Vol. 23, No.3
IUPAC Chemical Identifier (IChI)
IUPAC has approved a project to establish a unique label, the IUPAC
Chemical Identifier (IChI), as a non-proprietary identifier for chemical
substances that could be used in printed and electronic data sources,
thus enabling easier linking of diverse data and information compilations.
IChI will not require the establishment of a registry system. Unlike
the CAS Registry System, it will not depend on the existence of a database
of unique substance records to establish the next number for any new
chemical substance being assigned an IChI. It will use a yet-to-be-defined
set of IUPAC structure conventions, and rules for normalization and
canonicalization of the structure representation to establish the unique
label. It will thereby enable an automatic conversion of a graphical
representation of a chemical substance into the unique IChI label, which
can be performed anywhere in the world and which could be built into
desktop chemical structure drawing packages (such as ChemDraw, ISIS/Draw,
etc.) and online chemical structure drawing applets (such as ACD/Draw).
IUPAC would define the process flow leading from input of structural
information to the creation of the Identifier in three steps: definition
of chemical structure input requirements, algorithms for generating
a unique set of atom labels (canonicalization), and algorithms for conversion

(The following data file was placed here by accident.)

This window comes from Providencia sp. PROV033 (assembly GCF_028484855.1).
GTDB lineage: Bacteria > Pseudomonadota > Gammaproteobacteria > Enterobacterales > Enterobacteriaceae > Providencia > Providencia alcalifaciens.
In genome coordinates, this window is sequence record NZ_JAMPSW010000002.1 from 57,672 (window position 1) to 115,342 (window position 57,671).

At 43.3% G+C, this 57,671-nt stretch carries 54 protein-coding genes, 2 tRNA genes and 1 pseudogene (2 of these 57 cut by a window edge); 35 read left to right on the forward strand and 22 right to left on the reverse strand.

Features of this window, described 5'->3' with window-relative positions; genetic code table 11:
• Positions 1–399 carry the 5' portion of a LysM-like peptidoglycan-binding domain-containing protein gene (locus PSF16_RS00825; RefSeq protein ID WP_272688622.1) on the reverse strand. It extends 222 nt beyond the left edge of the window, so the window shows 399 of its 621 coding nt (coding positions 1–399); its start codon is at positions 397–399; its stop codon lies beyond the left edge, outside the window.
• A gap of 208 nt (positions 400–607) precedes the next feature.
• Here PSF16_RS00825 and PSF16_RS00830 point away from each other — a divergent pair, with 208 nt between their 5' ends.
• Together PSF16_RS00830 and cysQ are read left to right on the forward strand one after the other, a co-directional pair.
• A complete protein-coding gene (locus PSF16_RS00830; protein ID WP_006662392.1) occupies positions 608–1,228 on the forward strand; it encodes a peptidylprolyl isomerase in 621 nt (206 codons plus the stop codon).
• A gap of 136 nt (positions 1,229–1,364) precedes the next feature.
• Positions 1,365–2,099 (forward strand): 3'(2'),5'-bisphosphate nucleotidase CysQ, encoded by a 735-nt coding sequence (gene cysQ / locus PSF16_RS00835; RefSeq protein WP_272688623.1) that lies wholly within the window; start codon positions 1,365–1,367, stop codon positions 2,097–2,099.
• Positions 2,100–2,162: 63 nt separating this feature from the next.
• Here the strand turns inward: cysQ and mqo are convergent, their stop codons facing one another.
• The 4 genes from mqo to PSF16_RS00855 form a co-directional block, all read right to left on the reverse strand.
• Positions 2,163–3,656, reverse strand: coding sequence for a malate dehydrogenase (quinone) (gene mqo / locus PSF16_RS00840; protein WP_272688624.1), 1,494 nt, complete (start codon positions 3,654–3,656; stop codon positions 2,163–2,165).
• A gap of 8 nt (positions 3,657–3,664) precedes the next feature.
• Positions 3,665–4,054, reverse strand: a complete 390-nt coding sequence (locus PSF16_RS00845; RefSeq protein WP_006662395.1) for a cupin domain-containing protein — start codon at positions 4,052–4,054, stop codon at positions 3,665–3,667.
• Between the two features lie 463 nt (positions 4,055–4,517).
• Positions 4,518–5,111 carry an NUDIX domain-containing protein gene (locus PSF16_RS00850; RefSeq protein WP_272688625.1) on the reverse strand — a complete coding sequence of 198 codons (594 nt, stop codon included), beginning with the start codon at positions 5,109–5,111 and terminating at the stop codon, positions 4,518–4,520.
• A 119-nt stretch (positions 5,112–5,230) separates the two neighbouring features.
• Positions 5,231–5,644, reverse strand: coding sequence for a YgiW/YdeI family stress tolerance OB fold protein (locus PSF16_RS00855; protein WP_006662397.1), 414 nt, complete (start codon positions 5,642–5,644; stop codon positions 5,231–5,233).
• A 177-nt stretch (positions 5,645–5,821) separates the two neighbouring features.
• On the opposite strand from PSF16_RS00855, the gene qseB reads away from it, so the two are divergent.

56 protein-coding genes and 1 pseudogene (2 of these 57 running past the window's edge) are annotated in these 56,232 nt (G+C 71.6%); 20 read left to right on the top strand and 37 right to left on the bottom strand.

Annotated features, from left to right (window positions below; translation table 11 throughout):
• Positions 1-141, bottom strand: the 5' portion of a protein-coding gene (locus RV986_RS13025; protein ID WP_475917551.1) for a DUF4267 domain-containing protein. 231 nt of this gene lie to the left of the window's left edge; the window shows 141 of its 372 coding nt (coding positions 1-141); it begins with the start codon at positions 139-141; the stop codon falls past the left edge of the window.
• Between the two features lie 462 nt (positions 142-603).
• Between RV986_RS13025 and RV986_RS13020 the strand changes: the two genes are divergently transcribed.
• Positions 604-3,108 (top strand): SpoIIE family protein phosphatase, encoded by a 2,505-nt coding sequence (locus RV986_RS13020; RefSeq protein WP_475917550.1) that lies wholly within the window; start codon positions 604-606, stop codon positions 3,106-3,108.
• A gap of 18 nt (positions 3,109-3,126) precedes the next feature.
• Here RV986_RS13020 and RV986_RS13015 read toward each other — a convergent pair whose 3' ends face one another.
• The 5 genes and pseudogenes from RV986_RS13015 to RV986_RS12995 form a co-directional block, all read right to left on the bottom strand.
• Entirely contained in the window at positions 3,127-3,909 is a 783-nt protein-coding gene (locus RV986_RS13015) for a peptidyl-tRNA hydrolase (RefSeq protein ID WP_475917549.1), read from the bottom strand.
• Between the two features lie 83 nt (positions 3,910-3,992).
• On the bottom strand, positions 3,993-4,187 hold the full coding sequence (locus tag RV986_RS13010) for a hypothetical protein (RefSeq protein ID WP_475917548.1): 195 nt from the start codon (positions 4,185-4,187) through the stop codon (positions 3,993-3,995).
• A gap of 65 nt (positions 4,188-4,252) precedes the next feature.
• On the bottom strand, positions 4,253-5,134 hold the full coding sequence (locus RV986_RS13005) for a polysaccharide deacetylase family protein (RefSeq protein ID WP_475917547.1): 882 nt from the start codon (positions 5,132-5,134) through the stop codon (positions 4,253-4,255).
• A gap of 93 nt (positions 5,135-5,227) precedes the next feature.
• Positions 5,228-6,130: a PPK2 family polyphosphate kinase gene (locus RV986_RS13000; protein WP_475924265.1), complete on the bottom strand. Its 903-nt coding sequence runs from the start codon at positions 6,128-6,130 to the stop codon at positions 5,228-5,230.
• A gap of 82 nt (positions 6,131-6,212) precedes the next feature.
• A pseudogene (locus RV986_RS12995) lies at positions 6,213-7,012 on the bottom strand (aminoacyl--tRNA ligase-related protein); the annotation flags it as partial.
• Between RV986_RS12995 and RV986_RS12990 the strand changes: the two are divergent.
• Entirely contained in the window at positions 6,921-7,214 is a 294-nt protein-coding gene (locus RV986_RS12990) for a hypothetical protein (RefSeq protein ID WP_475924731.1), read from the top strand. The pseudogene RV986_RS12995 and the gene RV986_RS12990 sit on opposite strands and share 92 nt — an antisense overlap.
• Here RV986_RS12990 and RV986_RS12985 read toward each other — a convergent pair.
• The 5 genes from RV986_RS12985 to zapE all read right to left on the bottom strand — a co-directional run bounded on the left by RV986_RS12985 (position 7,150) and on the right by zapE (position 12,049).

of these labels into the Identifier (serialization). Structure input
and conversion to the structural format required by the IChI generator
would be carried out with vendor-developed software.
The process would be reversible, so that the Identifier output could
be used to regenerate structural input information. The Identifier would
thus serve as the computer equivalent of the IUPAC name for a molecule.
This arrangement would facilitate searching the Internet and labeling
information in electronic documents with the name of the chemical substance
in question. A prototype algorithm with limited applicability is expected
to be available for testing toward the end of 2001.
Comments from the chemistry community are welcome and should be addressed
to the project coordinator, Dr. Alan McNaught, General Manager, Production
Division, RSC Publishing, Royal Society of Chemistry, Thomas Graham
House, Science Park, Milton Road, Cambridge CB4 0WF, England, UK, Tel.:
+44 1223 432119, Fax: +44 1223 420247; E-mail: email@example.com. See http://www.iupac.org/projects/2000/2000-025-1-050.html
for project description and update.